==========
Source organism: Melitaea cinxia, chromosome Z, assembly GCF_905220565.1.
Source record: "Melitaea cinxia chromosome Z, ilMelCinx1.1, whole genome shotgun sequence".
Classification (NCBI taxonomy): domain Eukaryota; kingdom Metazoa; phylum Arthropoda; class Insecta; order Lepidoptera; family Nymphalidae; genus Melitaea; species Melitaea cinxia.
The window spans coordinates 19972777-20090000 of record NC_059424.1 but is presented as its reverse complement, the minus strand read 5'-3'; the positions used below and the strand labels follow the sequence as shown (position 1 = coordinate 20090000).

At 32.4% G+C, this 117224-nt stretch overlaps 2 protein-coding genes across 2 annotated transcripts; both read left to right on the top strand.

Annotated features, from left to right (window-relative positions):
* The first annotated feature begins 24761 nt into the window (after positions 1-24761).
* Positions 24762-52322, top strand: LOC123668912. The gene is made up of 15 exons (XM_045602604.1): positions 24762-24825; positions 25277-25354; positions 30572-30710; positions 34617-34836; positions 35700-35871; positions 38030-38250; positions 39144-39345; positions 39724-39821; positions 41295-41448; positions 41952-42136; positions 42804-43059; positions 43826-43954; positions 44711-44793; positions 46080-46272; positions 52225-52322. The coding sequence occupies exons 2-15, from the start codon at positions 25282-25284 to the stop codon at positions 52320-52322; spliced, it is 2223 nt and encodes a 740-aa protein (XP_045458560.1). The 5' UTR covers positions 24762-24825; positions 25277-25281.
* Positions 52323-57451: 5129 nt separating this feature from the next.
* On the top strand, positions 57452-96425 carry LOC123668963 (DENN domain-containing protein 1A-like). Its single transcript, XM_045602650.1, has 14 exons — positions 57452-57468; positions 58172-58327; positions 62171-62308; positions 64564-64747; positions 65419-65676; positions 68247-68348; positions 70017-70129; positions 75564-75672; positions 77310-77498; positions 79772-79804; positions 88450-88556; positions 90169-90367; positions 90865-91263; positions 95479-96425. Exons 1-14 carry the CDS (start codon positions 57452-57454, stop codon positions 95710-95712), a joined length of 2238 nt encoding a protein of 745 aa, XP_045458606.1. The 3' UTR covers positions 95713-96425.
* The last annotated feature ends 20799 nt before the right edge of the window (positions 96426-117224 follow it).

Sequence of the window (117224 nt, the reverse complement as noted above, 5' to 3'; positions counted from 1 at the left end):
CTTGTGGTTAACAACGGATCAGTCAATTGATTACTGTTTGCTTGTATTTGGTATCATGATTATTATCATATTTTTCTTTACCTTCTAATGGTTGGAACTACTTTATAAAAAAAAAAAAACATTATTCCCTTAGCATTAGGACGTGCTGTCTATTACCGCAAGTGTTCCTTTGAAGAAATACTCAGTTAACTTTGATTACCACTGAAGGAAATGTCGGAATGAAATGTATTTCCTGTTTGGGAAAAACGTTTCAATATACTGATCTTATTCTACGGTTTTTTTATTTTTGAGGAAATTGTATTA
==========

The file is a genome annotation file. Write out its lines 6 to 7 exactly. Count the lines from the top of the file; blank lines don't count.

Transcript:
Annotated features, from left to right (window-relative positions):
* The first annotated feature begins 24761 nt into the window (after positions 1-24761).